That research led to the publication of a landmark 1956 paper by Gilbert Plass. The paper's title was, “The Carbon Dioxide Theory of Climatic Change”. It explained in detail how CO2 traps heat in our atmosphere. Note in passing that Plass used the term "Climatic Change" all the way back then. That's contrary to the deniers' frequent claim that it is used nowadays because of a recent and motivated change in terminology.

From observation to explanation, this is a classic illustration of the scientific method at work. Fourier gets people thinking, experiments are designed and performed. In time, a hypothesis emerges. That is a proposed explanation. It is made on the basis of limited evidence as a starting point for further investigation.

Once a hypothesis is proposed, it becomes subject to rigorous testing within the relevant specialist science groups. Testing ensures that incorrect hypotheses fall by the wayside, because they don't stand up to scrutiny. But some survive such interrogation. As their supporting evidence mounts up over time, they eventually graduate to become theories.

Theories are valid explanations for things that are supported by an expert consensus of specialists. Gravity, jet aviation, electronics, you name it, all are based on solid theories. They are known to work because they have stood the test of time and prolonged scientific inquiry.

In climate science today, there is overwhelming (greater than 97%) expert consensus that CO2 traps heat and adding it to the atmosphere warms the planet. Whatever claims are made to the contrary, that principle has been established for almost seventy years, since the publication of that 1955 landmark paper.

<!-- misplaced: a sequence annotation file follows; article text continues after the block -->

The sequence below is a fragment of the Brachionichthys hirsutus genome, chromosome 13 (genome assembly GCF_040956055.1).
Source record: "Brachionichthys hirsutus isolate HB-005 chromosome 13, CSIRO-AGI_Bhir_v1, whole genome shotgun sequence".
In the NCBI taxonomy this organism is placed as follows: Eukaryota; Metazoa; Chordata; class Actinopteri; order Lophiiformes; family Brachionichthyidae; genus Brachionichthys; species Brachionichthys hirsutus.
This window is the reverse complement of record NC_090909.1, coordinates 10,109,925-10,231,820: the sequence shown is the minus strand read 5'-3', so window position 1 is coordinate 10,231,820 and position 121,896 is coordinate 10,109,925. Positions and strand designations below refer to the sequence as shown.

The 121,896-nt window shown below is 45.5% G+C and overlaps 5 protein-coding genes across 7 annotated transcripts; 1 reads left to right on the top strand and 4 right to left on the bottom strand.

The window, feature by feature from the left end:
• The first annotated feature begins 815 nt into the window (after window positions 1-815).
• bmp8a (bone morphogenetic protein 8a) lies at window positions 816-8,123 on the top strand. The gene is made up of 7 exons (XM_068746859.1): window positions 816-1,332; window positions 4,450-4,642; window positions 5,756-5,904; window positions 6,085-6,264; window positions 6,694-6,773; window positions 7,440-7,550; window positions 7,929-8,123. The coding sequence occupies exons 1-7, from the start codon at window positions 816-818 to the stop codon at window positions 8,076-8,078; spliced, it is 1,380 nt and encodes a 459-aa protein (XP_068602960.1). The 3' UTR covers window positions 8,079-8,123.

Expert consensus is a powerful thing. None of us have the time or ability to learn about everything/ That's why we frequently defer to experts, such as consulting doctors when we’re ill.

The public often underestimate the degree of expert consensus that our vast greenhouse gas emissions trap heat and warm the planet. That is because alongside information, we have misinformation. Certain sections of the mass-media are as happy to trot out the latter as the former. We saw a very similar problem during the COVID-19 pandemic and it cost many lives.

For those who want to learn more, a much longer detailed account of the history of climate science is available on this website.

Please use this form to provide feedback about this new "At a glance" section. Read a more technical version below or dig deeper via the tabs above!


Further details

We know full well that we don’t have the time or capacity to learn about everything, so we frequently defer to the conclusions of experts. Without experienced people using their expertise to perform many vital tasks – and without new people constantly entering such occupations – society would quickly disintegrate.

The same is true of climate change: we defer to the expert consensus of climate scientists. Indeed, public perception of the scientific consensus with regard to global warming has been found to be an important gateway into other enlightened climate-related attitudes - including policy support.